Published on Friday, May 27, 2005 by the Sydney Morning Herald (Australia)
Say You Want a Revolution: Start with the Silent Warriors
by Sean Barratt
|Power to the people, sang John Lennon in the 1980s. If he were
alive today he would see his dream coming true but not quite in the
way he imagined. People are deserting established politics and
resorting to social activism to get the changes they want in
society. Almost every week brings new evidence.
This week the Sydney Writers' Festival is sold out with people wanting to attend sessions and hear from overseas activists and polemicists such as Tariq Ali, David Suzuki and Jared Diamond.
Last week a consortium of seven universities, the Queensland Government and non-government agencies launched Eidos, a think tank to use research to better understand and achieve social change.
The week before that brought the federal budget and the big winners were dementia sufferers, whose cause was declared a national health priority, and they got $320 million for prevention, treatment and care. This was the result of a clever activist campaign that influenced politicians and health policymakers.
The not-for-profit sector in Australia is estimated to turn over $70 billion a year. Groups such as Greenpeace, Oxfam, Save the Children and the World Wildlife Fund are well known. But these are only the tip of the iceberg. There are a numbers of groups working for change at every level, from world trade through to local roads and services.
People argue about what constitutes the so-called third sector but the truth is that people are putting their time and money where their beliefs are. Membership and support for non-government organizations are increasing; the opposite is the case with traditional political parties.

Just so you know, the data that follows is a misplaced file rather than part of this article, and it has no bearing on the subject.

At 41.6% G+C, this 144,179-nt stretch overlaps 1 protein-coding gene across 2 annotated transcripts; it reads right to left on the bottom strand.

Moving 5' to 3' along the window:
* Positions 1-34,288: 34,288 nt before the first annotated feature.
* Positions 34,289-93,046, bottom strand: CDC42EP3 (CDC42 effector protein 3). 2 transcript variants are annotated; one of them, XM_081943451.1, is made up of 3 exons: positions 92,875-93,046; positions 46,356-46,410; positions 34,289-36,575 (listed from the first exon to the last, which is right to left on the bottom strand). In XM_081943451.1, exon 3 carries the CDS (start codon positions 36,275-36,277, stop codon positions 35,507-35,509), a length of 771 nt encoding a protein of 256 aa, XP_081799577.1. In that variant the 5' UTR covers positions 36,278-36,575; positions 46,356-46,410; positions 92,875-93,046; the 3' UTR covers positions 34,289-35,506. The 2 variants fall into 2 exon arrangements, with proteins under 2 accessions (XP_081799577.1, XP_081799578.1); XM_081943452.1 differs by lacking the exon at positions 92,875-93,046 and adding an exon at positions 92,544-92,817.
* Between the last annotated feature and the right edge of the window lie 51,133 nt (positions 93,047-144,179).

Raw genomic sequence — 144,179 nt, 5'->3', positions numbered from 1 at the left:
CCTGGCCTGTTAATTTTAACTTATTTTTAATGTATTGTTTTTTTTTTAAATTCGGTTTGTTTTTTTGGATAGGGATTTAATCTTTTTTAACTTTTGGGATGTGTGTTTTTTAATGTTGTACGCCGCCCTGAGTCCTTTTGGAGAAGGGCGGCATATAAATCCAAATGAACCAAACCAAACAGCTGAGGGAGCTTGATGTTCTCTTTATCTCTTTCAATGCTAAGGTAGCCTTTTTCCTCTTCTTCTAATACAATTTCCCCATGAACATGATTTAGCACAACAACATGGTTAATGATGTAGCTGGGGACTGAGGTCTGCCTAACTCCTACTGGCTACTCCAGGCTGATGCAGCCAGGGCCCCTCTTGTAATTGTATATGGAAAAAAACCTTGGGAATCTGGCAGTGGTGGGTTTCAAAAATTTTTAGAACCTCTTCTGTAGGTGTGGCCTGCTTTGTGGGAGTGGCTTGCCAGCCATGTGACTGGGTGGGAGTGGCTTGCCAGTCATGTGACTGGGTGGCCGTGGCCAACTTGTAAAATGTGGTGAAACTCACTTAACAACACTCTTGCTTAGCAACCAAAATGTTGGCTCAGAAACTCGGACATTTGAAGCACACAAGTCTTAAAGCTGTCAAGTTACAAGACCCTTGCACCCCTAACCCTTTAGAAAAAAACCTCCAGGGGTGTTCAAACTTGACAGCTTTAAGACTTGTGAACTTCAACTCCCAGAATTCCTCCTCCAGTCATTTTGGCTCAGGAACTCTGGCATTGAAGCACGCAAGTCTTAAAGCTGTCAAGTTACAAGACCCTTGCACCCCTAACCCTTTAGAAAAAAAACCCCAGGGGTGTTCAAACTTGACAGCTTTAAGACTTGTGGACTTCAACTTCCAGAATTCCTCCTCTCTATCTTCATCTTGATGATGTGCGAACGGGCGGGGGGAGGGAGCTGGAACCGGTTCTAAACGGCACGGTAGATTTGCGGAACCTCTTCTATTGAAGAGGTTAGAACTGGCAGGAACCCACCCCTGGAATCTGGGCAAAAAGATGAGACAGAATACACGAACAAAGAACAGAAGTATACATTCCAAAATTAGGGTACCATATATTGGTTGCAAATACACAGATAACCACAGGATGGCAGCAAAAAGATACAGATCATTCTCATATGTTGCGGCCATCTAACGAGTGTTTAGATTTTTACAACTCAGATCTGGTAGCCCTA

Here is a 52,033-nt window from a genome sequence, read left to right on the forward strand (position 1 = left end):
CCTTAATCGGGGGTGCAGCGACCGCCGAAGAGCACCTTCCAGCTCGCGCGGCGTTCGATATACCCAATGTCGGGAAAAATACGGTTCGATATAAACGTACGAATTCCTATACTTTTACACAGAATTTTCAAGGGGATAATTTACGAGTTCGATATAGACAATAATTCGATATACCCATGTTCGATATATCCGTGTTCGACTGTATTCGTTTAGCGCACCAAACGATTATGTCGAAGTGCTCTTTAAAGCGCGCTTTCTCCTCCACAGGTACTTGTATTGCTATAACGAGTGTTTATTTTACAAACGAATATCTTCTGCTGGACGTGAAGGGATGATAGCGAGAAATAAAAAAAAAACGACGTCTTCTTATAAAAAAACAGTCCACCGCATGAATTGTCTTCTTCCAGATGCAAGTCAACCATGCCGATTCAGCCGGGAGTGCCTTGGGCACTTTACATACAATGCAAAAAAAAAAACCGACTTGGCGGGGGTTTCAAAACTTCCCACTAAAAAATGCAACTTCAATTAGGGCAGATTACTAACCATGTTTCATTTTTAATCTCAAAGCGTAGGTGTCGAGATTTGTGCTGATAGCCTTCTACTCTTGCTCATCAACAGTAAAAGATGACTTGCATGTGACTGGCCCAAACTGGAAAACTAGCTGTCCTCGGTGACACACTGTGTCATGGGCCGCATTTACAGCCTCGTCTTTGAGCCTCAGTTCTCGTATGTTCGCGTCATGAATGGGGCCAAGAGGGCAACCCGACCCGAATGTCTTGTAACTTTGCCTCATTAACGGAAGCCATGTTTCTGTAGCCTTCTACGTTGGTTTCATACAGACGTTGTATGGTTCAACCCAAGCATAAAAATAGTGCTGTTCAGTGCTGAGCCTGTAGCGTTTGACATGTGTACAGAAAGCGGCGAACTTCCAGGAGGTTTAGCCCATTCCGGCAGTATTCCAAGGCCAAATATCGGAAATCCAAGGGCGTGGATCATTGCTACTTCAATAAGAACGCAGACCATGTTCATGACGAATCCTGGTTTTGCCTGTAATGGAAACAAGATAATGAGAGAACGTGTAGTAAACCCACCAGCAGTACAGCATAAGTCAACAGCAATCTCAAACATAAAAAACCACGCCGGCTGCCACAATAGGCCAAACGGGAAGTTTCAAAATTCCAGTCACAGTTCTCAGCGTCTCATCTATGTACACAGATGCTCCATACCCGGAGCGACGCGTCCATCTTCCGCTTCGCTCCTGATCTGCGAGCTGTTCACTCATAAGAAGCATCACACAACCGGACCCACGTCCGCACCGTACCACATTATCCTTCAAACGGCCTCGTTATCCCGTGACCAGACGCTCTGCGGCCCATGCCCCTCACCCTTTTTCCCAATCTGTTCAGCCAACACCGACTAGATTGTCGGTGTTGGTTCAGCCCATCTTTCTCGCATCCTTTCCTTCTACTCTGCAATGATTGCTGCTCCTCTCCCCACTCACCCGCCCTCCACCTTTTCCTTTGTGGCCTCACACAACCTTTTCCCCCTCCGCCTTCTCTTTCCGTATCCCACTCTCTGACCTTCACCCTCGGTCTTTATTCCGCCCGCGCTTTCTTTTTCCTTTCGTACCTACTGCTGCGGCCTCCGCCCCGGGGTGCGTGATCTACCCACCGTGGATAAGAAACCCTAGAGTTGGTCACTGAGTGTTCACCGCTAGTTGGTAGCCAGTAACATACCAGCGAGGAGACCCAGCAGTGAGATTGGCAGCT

Research continues to show that trust in non-government organizations is greater than in business and politicians. Many activist groups do not have traditional membership structures but coalesce around an issue.
The adept use of the internet and texting is revolutionizing activism. Activists have a method of communication and mobilizing free from media mediation, government regulation and exploitation by marketers. Cyberactivism is not the domain just of the young. Professional campaigners are finding that anyone with access to a computer is a potential activist. Mothers at home, professionals in their offices, wage slaves and schoolchildren can pursue their concerns.
This success is breeding ambition for change. Where politicians are slow or fearful to tread, activists are taking action and making a difference. Using a technique called "intelligent markets", they are entering markets rather than just taking on individual companies. An example is the Fair Trade Coffee, which guarantees a fair price to growers. In the 18 countries where it operates sales are growing at about 20 per cent a year, forcing big players such as Nestlé to imitate the scheme.
Non-government organizations that once largely opposed and operated outside the system are becoming integral to the system. Governments are outsourcing to them functions and the provision of services, especially to vulnerable communities.
As well, non-government organizations are taking over the role of market regulators and gatekeepers. They are learning to manipulate the market economy and to work with business, when necessary, to achieve campaign objectives.
While campaigns such as saving the Tasmanian forests and anti-whaling seem to take two steps forward and one back, these are but battles in a war that is becoming more sophisticated.
It is the silent warriors who are being drawn to the well of inspiration at the Sydney Writers' Festival and forcing the organizers to put on extra events to cope with demand.
"Power to the people, right on."
Sean Barratt has worked on health, human rights issues in Europe, Australia.
© 2005 Sydney Morning Herald